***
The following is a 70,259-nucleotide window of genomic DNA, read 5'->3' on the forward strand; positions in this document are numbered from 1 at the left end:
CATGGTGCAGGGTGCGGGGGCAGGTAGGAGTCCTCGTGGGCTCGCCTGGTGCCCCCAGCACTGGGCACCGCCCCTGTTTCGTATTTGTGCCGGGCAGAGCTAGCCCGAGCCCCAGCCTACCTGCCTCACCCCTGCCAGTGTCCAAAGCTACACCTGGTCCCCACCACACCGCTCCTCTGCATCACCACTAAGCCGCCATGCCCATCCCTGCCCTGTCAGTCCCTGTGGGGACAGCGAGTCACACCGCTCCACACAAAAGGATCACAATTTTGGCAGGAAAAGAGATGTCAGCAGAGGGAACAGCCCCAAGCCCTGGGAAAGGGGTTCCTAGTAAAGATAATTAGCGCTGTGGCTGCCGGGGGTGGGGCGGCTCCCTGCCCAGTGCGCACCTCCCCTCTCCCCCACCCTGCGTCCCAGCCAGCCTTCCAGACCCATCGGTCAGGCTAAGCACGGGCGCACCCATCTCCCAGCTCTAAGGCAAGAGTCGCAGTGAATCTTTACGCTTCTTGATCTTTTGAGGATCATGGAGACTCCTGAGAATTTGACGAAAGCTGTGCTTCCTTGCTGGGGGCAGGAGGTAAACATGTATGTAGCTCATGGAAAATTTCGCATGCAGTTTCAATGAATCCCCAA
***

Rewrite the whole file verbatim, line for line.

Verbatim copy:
The following is a 70,259-nucleotide window of genomic DNA, read 5'->3' on the forward strand; positions in this document are numbered from 1 at the left end:
CATGGTGCAGGGTGCGGGGGCAGGTAGGAGTCCTCGTGGGCTCGCCTGGTGCCCCCAGCACTGGGCACCGCCCCTGTTTCGTATTTGTGCCGGGCAGAGCTAGCCCGAGCCCCAGCCTACCTGCCTCACCCCTGCCAGTGTCCAAAGCTACACCTGGTCCCCACCACACCGCTCCTCTGCATCACCACTAAGCCGCCATGCCCATCCCTGCCCTGTCAGTCCCTGTGGGGACAGCGAGTCACACCGCTCCACACAAAAGGATCACAATTTTGGCAGGAAAAGAGATGTCAGCAGAGGGAACAGCCCCAAGCCCTGGGAAAGGGGTTCCTAGTAAAGATAATTAGCGCTGTGGCTGCCGGGGGTGGGGCGGCTCCCTGCCCAGTGCGCACCTCCCCTCTCCCCCACCCTGCGTCCCAGCCAGCCTTCCAGACCCATCGGTCAGGCTAAGCACGGGCGCACCCATCTCCCAGCTCTAAGGCAAGAGTCGCAGTGAATCTTTACGCTTCTTGATCTTTTGAGGATCATGGAGACTCCTGAGAATTTGACGAAAGCTGTGCTTCCTTGCTGGGGGCAGGAGGTAAACATGTATGTAGCTCATGGAAAATTTCGCATGCAGTTTCAATGAATCCCCAA